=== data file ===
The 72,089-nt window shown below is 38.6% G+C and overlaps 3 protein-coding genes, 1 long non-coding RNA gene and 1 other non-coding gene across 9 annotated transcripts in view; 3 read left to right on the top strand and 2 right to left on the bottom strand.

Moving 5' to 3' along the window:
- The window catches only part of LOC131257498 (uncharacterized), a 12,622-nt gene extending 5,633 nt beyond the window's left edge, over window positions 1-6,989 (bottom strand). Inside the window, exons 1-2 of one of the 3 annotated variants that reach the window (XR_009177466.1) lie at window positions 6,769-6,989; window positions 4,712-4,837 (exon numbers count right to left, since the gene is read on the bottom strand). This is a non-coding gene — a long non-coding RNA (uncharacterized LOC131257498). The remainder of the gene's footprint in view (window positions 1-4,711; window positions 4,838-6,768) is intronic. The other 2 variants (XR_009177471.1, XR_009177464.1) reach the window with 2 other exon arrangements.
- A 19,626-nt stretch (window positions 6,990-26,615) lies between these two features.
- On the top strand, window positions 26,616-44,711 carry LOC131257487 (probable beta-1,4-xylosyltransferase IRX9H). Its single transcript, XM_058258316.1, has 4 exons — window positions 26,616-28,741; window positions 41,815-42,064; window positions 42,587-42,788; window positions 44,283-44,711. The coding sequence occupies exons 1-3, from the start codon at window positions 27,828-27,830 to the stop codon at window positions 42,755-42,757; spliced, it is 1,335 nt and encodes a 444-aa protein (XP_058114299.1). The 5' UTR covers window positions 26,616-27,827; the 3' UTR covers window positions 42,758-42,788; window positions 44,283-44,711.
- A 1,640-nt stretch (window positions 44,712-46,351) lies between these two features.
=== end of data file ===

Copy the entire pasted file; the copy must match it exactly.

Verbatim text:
The 72,089-nt window shown below is 38.6% G+C and overlaps 3 protein-coding genes, 1 long non-coding RNA gene and 1 other non-coding gene across 9 annotated transcripts in view; 3 read left to right on the top strand and 2 right to left on the bottom strand.

Moving 5' to 3' along the window:
- The window catches only part of LOC131257498 (uncharacterized), a 12,622-nt gene extending 5,633 nt beyond the window's left edge, over window positions 1-6,989 (bottom strand). Inside the window, exons 1-2 of one of the 3 annotated variants that reach the window (XR_009177466.1) lie at window positions 6,769-6,989; window positions 4,712-4,837 (exon numbers count right to left, since the gene is read on the bottom strand). This is a non-coding gene — a long non-coding RNA (uncharacterized LOC131257498). The remainder of the gene's footprint in view (window positions 1-4,711; window positions 4,838-6,768) is intronic. The other 2 variants (XR_009177471.1, XR_009177464.1) reach the window with 2 other exon arrangements.
- A 19,626-nt stretch (window positions 6,990-26,615) lies between these two features.
- On the top strand, window positions 26,616-44,711 carry LOC131257487 (probable beta-1,4-xylosyltransferase IRX9H). Its single transcript, XM_058258316.1, has 4 exons — window positions 26,616-28,741; window positions 41,815-42,064; window positions 42,587-42,788; window positions 44,283-44,711. The coding sequence occupies exons 1-3, from the start codon at window positions 27,828-27,830 to the stop codon at window positions 42,755-42,757; spliced, it is 1,335 nt and encodes a 444-aa protein (XP_058114299.1). The 5' UTR covers window positions 26,616-27,827; the 3' UTR covers window positions 42,758-42,788; window positions 44,283-44,711.
- A 1,640-nt stretch (window positions 44,712-46,351) lies between these two features.